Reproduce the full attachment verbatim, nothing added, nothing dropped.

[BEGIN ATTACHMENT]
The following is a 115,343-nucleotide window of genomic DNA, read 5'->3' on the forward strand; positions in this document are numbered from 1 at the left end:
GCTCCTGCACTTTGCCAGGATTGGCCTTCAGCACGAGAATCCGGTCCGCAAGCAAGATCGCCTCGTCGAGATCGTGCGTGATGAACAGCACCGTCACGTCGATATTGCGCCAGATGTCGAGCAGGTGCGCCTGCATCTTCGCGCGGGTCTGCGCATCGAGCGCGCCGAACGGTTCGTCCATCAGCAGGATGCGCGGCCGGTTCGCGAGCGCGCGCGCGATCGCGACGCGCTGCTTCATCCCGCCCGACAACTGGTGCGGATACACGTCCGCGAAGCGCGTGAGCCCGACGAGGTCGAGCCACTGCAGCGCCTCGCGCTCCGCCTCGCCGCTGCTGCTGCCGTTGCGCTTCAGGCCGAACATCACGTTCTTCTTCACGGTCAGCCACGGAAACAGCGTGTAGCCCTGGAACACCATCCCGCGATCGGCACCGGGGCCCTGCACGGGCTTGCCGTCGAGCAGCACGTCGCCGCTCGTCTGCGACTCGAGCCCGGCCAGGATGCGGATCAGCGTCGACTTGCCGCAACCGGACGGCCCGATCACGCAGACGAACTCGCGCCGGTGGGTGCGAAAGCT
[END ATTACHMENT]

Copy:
The following is a 115,343-nucleotide window of genomic DNA, read 5'->3' on the forward strand; positions in this document are numbered from 1 at the left end:
GCTCCTGCACTTTGCCAGGATTGGCCTTCAGCACGAGAATCCGGTCCGCAAGCAAGATCGCCTCGTCGAGATCGTGCGTGATGAACAGCACCGTCACGTCGATATTGCGCCAGATGTCGAGCAGGTGCGCCTGCATCTTCGCGCGGGTCTGCGCATCGAGCGCGCCGAACGGTTCGTCCATCAGCAGGATGCGCGGCCGGTTCGCGAGCGCGCGCGCGATCGCGACGCGCTGCTTCATCCCGCCCGACAACTGGTGCGGATACACGTCCGCGAAGCGCGTGAGCCCGACGAGGTCGAGCCACTGCAGCGCCTCGCGCTCCGCCTCGCCGCTGCTGCTGCCGTTGCGCTTCAGGCCGAACATCACGTTCTTCTTCACGGTCAGCCACGGAAACAGCGTGTAGCCCTGGAACACCATCCCGCGATCGGCACCGGGGCCCTGCACGGGCTTGCCGTCGAGCAGCACGTCGCCGCTCGTCTGCGACTCGAGCCCGGCCAGGATGCGGATCAGCGTCGACTTGCCGCAACCGGACGGCCCGATCACGCAGACGAACTCGCGCCGGTGGGTGCGAAAGCT